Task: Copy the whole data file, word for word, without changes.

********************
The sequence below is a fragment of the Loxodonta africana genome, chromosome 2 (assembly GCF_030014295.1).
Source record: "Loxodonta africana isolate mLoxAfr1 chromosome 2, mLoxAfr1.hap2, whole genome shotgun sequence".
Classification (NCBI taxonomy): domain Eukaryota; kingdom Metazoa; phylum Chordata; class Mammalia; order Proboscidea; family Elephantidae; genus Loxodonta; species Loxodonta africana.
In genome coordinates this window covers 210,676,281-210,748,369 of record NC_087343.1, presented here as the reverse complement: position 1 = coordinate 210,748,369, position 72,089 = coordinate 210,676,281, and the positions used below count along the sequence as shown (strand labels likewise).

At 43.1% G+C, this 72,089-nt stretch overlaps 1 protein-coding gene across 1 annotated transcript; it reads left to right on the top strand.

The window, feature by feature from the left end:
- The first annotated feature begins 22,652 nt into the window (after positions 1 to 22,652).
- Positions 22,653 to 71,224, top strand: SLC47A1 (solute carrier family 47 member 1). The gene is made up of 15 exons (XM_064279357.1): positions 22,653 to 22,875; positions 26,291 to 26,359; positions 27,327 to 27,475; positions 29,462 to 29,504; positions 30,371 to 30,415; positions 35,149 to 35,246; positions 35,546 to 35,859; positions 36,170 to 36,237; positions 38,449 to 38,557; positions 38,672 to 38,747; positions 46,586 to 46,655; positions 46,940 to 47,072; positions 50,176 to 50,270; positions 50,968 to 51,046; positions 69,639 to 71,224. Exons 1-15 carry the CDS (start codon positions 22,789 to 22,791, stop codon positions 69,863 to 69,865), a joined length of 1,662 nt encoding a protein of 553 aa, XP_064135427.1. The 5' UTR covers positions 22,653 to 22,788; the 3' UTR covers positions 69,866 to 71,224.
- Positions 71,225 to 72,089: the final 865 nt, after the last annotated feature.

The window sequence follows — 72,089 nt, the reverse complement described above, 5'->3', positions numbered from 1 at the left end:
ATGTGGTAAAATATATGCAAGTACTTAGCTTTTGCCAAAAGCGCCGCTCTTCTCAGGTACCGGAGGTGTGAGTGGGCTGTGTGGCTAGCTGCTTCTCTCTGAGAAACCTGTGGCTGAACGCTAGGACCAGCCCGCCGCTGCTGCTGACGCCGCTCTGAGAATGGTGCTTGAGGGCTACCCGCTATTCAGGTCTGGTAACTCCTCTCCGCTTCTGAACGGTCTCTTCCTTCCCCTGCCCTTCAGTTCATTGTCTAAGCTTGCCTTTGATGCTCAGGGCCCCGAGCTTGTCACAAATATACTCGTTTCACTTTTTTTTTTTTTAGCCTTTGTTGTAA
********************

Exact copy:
The sequence below is a fragment of the Loxodonta africana genome, chromosome 2 (assembly GCF_030014295.1).
Source record: "Loxodonta africana isolate mLoxAfr1 chromosome 2, mLoxAfr1.hap2, whole genome shotgun sequence".
Classification (NCBI taxonomy): domain Eukaryota; kingdom Metazoa; phylum Chordata; class Mammalia; order Proboscidea; family Elephantidae; genus Loxodonta; species Loxodonta africana.
In genome coordinates this window covers 210,676,281-210,748,369 of record NC_087343.1, presented here as the reverse complement: position 1 = coordinate 210,748,369, position 72,089 = coordinate 210,676,281, and the positions used below count along the sequence as shown (strand labels likewise).

At 43.1% G+C, this 72,089-nt stretch overlaps 1 protein-coding gene across 1 annotated transcript; it reads left to right on the top strand.

The window, feature by feature from the left end:
- The first annotated feature begins 22,652 nt into the window (after positions 1 to 22,652).
- Positions 22,653 to 71,224, top strand: SLC47A1 (solute carrier family 47 member 1). The gene is made up of 15 exons (XM_064279357.1): positions 22,653 to 22,875; positions 26,291 to 26,359; positions 27,327 to 27,475; positions 29,462 to 29,504; positions 30,371 to 30,415; positions 35,149 to 35,246; positions 35,546 to 35,859; positions 36,170 to 36,237; positions 38,449 to 38,557; positions 38,672 to 38,747; positions 46,586 to 46,655; positions 46,940 to 47,072; positions 50,176 to 50,270; positions 50,968 to 51,046; positions 69,639 to 71,224. Exons 1-15 carry the CDS (start codon positions 22,789 to 22,791, stop codon positions 69,863 to 69,865), a joined length of 1,662 nt encoding a protein of 553 aa, XP_064135427.1. The 5' UTR covers positions 22,653 to 22,788; the 3' UTR covers positions 69,866 to 71,224.
- Positions 71,225 to 72,089: the final 865 nt, after the last annotated feature.

The window sequence follows — 72,089 nt, the reverse complement described above, 5'->3', positions numbered from 1 at the left end:
ATGTGGTAAAATATATGCAAGTACTTAGCTTTTGCCAAAAGCGCCGCTCTTCTCAGGTACCGGAGGTGTGAGTGGGCTGTGTGGCTAGCTGCTTCTCTCTGAGAAACCTGTGGCTGAACGCTAGGACCAGCCCGCCGCTGCTGCTGACGCCGCTCTGAGAATGGTGCTTGAGGGCTACCCGCTATTCAGGTCTGGTAACTCCTCTCCGCTTCTGAACGGTCTCTTCCTTCCCCTGCCCTTCAGTTCATTGTCTAAGCTTGCCTTTGATGCTCAGGGCCCCGAGCTTGTCACAAATATACTCGTTTCACTTTTTTTTTTTTTAGCCTTTGTTGTAA